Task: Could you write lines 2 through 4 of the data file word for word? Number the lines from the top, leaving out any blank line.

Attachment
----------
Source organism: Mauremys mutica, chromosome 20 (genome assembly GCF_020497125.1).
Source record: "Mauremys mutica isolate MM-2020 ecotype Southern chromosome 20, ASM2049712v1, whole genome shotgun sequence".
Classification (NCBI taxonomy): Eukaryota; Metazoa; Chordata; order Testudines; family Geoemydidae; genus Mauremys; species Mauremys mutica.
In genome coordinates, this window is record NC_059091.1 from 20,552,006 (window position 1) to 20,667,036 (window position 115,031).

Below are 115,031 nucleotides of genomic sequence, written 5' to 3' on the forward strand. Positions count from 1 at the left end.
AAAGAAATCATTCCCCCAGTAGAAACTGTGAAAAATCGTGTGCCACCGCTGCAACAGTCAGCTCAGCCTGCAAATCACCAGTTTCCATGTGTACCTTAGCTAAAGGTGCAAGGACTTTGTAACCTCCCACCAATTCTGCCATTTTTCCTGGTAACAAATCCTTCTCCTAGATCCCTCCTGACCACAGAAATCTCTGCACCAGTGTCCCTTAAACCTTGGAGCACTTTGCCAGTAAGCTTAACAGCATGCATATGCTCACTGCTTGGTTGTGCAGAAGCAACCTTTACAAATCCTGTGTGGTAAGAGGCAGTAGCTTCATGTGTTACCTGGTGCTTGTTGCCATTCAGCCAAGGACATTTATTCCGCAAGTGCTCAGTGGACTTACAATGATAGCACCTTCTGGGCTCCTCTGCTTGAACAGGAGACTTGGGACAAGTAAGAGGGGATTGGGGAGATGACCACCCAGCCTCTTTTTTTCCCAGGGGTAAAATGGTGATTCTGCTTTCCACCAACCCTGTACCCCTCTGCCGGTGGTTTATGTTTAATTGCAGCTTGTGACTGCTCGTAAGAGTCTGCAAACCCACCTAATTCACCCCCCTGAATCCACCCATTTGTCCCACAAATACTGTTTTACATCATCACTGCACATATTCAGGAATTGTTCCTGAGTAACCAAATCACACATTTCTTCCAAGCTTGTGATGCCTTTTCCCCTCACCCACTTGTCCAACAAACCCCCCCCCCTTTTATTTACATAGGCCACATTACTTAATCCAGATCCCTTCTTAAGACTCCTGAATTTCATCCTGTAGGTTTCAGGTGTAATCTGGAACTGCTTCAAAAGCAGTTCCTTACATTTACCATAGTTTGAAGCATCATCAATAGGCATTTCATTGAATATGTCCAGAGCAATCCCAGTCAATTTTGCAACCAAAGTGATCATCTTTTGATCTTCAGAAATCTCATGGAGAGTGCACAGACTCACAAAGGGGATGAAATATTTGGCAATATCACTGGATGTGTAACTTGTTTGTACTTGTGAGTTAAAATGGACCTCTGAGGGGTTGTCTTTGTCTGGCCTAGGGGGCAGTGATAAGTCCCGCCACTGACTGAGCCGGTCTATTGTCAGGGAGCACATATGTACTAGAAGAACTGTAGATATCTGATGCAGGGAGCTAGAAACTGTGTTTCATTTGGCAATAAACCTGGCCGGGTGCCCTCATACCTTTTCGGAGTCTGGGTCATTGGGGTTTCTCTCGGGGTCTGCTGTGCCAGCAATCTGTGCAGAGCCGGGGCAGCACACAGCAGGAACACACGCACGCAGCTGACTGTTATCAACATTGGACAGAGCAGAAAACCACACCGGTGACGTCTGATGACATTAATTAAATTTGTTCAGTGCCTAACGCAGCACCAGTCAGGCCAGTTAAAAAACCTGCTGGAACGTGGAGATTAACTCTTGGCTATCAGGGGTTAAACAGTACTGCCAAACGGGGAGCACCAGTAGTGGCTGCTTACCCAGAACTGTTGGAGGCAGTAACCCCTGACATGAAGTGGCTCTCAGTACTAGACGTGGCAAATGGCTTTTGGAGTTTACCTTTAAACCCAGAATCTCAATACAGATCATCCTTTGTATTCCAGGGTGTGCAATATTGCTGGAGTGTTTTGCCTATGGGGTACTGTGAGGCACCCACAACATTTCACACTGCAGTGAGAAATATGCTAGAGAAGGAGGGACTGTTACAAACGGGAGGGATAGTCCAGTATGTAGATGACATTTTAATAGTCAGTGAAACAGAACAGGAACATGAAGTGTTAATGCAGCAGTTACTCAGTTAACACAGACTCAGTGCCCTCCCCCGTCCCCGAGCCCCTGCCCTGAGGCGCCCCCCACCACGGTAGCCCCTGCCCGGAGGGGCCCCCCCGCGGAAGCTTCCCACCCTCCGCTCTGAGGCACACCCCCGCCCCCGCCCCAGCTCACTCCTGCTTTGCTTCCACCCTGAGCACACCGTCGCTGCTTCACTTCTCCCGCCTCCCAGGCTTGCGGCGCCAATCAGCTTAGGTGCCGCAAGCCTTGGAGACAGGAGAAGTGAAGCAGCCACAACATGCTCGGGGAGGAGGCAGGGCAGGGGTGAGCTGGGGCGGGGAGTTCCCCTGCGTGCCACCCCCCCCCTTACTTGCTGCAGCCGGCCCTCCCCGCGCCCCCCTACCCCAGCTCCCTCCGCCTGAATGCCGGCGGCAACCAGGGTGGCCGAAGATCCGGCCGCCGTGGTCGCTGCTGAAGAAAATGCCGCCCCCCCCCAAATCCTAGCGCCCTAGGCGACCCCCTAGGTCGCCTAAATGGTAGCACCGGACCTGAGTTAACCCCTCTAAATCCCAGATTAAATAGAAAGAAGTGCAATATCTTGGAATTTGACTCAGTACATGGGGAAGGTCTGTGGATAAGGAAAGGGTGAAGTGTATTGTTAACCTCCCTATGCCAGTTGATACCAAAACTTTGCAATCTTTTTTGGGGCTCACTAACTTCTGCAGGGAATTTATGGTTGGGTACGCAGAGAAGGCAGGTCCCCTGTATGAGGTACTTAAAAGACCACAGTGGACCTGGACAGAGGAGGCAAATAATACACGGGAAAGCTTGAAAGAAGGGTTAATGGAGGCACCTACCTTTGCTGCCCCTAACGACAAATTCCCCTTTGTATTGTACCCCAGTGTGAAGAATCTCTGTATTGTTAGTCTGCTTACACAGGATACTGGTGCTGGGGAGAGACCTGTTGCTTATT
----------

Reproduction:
Source record: "Mauremys mutica isolate MM-2020 ecotype Southern chromosome 20, ASM2049712v1, whole genome shotgun sequence".
Classification (NCBI taxonomy): Eukaryota; Metazoa; Chordata; order Testudines; family Geoemydidae; genus Mauremys; species Mauremys mutica.
In genome coordinates, this window is record NC_059091.1 from 20,552,006 (window position 1) to 20,667,036 (window position 115,031).